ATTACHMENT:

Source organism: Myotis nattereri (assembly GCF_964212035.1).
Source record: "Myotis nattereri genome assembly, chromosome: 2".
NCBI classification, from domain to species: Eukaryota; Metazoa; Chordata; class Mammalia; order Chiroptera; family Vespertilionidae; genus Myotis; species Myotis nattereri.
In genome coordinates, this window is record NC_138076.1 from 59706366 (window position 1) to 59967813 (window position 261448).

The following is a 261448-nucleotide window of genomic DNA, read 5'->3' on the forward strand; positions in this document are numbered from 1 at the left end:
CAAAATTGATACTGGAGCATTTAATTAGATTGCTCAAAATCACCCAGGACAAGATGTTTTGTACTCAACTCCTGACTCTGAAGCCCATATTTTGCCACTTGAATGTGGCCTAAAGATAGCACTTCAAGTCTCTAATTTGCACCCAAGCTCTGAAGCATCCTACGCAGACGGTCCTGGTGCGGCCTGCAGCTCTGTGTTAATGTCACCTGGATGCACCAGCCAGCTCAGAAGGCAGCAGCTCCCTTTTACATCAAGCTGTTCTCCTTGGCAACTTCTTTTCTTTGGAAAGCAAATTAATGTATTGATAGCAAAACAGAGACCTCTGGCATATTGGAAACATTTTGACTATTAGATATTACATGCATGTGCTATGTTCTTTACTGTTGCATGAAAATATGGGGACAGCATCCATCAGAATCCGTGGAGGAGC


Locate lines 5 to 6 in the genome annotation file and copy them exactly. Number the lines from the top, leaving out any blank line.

The following is a 261448-nucleotide window of genomic DNA, read 5'->3' on the forward strand; positions in this document are numbered from 1 at the left end:
CAAAATTGATACTGGAGCATTTAATTAGATTGCTCAAAATCACCCAGGACAAGATGTTTTGTACTCAACTCCTGACTCTGAAGCCCATATTTTGCCACTTGAATGTGGCCTAAAGATAGCACTTCAAGTCTCTAATTTGCACCCAAGCTCTGAAGCATCCTACGCAGACGGTCCTGGTGCGGCCTGCAGCTCTGTGTTAATGTCACCTGGATGCACCAGCCAGCTCAGAAGGCAGCAGCTCCCTTTTACATCAAGCTGTTCTCCTTGGCAACTTCTTTTCTTTGGAAAGCAAATTAATGTATTGATAGCAAAACAGAGACCTCTGGCATATTGGAAACATTTTGACTATTAGATATTACATGCATGTGCTATGTTCTTTACTGTTGCATGAAAATATGGGGACAGCATCCATCAGAATCCGTGGAGGAGC